Federal health officials indicate new technology used to trace spread of food-borne infections was crucial in tracking a recent cyclospora outbreak, which caused nearly 700 illnesses among consumers who ate bagged salad products, highlighting the important role the new methods may have in helping minimize future outbreaks.
A series of new scientific methods and technologies were used in the outbreak to identify the source of the infections, discovering parasites in the produce and agricultural water, according the federal regulators.
In conjunction with the FDA, the U.S. Centers for Disease Control and Prevention (CDC) released the first Cyclospora outbreak advisory on June 19, following at least 76 laboratory-confirmed infections from individuals in 6 states.
By June 23, the agencies had collaborated with state and local health departments, performing new methods of epidemiologic and trace back investigations to determine the likely source of the contamination was iceberg lettuce from California or red cabbage from Florida.
As a result of this identification, officials collected environmental samples from suspected growing regions which corresponded with consumer food consumption reports. Nearby canals of suspected farms in Florida and California were then tested for the presence of Cyclospora.
According to the investigation, water samples collected at the north and south of where the Florida farm accessed canal water for seepage irrigation were found to be positive for Cyclospora cayetanensis.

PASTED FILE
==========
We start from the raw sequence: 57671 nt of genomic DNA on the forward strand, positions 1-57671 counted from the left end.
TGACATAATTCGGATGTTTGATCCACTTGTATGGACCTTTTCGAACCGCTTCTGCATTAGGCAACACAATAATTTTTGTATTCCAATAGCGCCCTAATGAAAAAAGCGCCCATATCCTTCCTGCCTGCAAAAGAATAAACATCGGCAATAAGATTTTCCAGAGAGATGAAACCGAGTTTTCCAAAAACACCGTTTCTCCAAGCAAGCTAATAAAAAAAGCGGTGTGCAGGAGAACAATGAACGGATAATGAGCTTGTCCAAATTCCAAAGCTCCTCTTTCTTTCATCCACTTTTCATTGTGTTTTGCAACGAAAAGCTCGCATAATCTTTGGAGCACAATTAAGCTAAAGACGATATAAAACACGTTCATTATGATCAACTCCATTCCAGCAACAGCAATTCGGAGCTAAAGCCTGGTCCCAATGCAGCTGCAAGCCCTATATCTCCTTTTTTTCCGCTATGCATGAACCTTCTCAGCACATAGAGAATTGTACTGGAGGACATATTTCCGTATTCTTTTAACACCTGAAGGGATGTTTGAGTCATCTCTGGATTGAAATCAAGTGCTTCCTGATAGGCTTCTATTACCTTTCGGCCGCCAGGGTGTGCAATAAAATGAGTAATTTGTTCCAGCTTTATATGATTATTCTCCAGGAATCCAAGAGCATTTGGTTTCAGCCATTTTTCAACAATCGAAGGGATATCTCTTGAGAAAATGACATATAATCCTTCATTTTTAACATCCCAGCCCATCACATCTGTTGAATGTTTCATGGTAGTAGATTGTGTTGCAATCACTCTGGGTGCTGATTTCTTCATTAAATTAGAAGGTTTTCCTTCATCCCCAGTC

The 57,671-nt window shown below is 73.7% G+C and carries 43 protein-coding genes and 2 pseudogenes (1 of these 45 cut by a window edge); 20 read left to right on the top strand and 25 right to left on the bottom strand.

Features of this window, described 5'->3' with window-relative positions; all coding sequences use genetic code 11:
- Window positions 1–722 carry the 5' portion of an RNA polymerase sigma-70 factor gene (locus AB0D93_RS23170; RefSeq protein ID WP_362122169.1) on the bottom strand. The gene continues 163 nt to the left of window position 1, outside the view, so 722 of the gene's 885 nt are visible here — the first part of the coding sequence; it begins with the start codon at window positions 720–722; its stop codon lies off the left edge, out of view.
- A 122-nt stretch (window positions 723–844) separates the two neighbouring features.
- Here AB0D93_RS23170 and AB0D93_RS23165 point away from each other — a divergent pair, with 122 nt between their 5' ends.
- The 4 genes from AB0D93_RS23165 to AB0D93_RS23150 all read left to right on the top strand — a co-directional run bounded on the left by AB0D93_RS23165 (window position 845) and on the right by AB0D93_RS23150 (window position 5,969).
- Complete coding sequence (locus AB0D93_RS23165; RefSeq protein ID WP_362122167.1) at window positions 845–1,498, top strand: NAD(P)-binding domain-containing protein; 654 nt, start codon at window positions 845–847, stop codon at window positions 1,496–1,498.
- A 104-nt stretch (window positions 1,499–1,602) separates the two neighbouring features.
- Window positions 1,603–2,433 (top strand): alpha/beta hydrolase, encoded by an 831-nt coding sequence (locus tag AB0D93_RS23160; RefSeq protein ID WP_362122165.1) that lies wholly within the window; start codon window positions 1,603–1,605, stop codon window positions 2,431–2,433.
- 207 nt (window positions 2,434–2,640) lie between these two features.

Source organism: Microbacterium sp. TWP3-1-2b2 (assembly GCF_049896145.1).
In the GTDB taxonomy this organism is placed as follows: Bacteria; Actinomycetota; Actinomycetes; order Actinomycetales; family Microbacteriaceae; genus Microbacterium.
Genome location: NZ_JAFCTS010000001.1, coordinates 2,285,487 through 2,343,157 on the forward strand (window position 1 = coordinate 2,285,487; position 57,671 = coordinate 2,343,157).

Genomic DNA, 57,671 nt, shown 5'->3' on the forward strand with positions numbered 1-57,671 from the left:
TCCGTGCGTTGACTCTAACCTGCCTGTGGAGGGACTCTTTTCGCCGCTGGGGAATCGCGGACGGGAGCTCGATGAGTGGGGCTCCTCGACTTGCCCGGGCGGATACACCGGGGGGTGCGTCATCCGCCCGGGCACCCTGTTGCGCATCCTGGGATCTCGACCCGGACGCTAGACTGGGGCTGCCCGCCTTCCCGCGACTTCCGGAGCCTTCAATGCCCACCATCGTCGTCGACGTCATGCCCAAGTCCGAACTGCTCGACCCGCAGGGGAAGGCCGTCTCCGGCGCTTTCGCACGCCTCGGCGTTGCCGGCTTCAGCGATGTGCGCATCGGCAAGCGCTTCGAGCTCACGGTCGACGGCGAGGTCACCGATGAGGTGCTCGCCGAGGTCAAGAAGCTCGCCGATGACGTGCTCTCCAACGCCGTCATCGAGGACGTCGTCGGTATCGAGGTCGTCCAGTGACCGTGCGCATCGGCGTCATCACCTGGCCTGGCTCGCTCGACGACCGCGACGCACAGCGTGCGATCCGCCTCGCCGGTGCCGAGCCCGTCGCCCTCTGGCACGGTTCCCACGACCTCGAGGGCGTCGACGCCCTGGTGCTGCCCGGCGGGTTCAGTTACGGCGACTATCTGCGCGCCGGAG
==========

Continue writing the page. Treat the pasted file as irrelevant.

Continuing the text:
Following the positive identification, officials were able to trace the potentially impacted products through the farms’ supply chain, resulting in the Fresh Express recall of all salad products that contain iceberg lettuce, red cabbage, and/or carrots produced at the Streamwood, Illinois facility and sold under the store brand labels ALDI Little Salad Bar, Giant Eagle, Hy-Vee, Jewel-Osco Signature Farms, ShopRite Wholesome Pantry, and Walmart Marketside.
To date, a total of 690 cases of Cyclospora have been reported across 13 states, resulting in 37 hospitalizations, according to the CDC.
Although hundreds of individuals were impacted by the outbreak, the agency indicates the spread of the infection could have been worse if not for the early detection, highlighting the importance of managing the quality of irrigation water used to grow ready to eat crops.
FDA officials are currently developing a proposal anticipated by the end of 2020, which will revise certain agricultural water requirements in the Produce Safety Rule. The proposal outlines advanced detection techniques that will help identify sources of Cyclospora so they can be addressed with proper water treatments.
Cyclospora cayetanensis is a single celled parasite, which results in severe intestinal infections that can be spread through human waste and can lead to stomach cramps, nausea, fatigue, loss of appetite, and weight loss. In some cases, the illness can become severe and lead to vomiting, fever and body aches.
While Cyclospora rarely leads to death, the infection can last for several days to a few months, often recurring after the patient seems better.